Dem front-runners’ ages show larger issue for party - Politico: “Bernie Sanders’ hospitalization with a blocked artery this week finally forced the Democratic Party to confront a lingering fact: All three of its presidential front-runners are septuagenarians, and two are older than Donald Trump… For Sanders, the immediate effect of the incident — a blockage requiring two stents — was to sideline the 78-year-old senator until further notice… But the broader implications were also thrust into plain view: In a Democratic primary that was once expected to break along generational lines, a whole crop of younger contenders has fallen so far back that — even with an aging, top-tier contender laid up — it would take an upset for the party to mount a generational argument against Trump next year. Biden, Sanders and Sen. Elizabeth Warren — the youngest of the three at 70 — are pulling nearly three-quarters of the primary electorate’s support in national polling. And even if Sanders stumbles, no younger alternative is likely to benefit. Instead, it is Sanders’ friend and fellow progressive, Warren, who might be poised to gain.”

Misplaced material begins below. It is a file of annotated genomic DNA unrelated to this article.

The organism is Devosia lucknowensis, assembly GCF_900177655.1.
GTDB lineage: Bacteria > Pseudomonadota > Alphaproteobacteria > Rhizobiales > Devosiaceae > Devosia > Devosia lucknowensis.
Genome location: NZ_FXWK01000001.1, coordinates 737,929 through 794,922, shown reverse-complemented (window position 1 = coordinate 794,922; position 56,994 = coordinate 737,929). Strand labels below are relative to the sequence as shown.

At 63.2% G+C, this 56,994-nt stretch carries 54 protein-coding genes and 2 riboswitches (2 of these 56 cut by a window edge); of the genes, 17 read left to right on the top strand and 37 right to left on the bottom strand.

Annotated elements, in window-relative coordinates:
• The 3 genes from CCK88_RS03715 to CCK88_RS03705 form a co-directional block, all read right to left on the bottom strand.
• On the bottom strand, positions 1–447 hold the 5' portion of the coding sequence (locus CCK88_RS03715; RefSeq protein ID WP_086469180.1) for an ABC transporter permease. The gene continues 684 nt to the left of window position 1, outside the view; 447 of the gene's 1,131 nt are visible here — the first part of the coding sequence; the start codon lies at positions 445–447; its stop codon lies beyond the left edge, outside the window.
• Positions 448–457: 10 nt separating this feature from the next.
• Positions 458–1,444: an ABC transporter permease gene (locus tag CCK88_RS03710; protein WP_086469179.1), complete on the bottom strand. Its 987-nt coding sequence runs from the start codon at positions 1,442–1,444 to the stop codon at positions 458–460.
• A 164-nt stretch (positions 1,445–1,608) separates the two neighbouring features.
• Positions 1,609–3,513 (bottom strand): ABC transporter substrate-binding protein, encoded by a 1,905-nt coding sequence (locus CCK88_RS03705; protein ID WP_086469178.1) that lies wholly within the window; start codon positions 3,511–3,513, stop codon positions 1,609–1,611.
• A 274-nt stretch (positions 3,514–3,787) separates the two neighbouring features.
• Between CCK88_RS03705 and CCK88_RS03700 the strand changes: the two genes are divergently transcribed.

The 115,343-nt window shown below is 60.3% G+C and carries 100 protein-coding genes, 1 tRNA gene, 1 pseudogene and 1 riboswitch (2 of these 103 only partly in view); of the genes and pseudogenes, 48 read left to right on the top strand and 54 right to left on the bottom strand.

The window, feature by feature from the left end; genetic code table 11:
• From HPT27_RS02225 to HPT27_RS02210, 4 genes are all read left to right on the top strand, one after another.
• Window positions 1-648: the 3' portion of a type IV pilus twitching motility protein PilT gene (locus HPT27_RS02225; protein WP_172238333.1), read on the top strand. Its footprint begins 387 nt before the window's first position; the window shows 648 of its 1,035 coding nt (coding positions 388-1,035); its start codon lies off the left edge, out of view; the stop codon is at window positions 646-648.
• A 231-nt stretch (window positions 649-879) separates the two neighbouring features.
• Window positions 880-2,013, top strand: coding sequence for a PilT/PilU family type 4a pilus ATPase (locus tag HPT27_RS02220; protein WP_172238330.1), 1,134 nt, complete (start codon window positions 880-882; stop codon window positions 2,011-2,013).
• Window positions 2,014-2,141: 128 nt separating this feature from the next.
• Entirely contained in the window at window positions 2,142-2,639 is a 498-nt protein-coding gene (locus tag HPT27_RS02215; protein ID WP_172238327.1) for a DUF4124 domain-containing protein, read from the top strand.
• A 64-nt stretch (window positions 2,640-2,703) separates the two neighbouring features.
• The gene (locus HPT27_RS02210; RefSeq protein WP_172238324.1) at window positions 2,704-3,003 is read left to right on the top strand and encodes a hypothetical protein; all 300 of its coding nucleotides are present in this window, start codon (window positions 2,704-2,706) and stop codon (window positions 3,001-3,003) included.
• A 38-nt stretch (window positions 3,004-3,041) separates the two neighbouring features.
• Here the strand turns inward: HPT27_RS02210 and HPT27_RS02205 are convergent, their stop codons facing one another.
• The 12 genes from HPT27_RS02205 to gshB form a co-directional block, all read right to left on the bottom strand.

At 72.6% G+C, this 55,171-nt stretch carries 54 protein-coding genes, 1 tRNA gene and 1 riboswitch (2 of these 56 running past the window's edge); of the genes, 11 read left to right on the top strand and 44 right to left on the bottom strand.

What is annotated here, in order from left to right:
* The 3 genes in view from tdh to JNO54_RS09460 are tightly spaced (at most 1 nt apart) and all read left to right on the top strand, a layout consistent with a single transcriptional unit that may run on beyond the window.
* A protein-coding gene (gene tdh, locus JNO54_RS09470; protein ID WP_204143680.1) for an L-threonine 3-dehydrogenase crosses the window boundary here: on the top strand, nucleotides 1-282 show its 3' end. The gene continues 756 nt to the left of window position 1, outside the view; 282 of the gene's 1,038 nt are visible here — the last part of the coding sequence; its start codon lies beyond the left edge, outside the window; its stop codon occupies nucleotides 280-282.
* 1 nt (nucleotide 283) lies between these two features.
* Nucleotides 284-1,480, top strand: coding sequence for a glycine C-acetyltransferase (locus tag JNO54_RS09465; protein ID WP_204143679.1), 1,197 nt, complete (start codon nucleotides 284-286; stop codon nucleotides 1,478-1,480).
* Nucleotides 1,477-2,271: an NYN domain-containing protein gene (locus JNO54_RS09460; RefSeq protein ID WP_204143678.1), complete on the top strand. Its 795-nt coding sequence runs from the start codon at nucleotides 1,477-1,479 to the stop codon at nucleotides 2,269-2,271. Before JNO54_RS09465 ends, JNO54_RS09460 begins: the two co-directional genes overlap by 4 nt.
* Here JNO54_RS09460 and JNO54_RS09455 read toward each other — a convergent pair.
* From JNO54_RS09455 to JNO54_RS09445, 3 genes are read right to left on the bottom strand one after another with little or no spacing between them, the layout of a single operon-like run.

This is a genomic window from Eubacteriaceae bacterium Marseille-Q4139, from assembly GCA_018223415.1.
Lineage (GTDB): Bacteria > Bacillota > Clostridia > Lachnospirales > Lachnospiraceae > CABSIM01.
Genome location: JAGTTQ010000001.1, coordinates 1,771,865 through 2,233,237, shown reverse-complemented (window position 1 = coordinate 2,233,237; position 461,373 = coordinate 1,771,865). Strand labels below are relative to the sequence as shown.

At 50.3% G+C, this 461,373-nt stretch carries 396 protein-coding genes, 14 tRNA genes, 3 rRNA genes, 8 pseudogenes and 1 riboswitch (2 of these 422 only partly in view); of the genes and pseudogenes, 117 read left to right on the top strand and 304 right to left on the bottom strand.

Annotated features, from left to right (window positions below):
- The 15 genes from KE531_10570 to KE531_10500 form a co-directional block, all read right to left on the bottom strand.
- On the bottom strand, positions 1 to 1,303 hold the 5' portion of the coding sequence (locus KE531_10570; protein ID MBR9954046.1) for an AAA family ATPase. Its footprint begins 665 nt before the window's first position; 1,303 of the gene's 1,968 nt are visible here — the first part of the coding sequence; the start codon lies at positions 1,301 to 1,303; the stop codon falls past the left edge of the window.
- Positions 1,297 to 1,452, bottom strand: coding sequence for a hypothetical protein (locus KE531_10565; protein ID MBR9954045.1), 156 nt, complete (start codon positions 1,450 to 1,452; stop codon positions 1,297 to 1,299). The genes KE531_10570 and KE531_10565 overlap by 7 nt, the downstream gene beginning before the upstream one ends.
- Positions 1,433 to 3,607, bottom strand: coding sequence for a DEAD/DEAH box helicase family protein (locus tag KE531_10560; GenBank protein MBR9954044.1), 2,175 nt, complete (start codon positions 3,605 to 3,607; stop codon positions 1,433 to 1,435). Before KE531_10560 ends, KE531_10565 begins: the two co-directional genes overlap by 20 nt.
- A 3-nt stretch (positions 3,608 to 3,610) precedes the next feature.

Harris struggles to gain ground in home state - LAT: “When Kamala Harris launched her presidential bid, she counted California as a major asset. … But rather than serving as a foundation, California is exposing the cracks in her troubled campaign. Recent polling shows Harris mired in a distant fourth place, with support from fewer than 1 in 10 of those surveyed. … In part, the poor standing reflects problems that have plagued Harris nationwide: uneven debate performances, a shifting stance on issues and, perhaps above all, the lack of a clear and compelling message. But part of the explanation is California itself. The state is physically immense… It’s also astronomically expensive to advertise, and that makes it exceedingly difficult for a politician — even one elected three times to statewide office like Harris — to become well known, much less revered. In short, as other presidential hopefuls have painfully learned, there is no such thing in California as a home-state advantage.”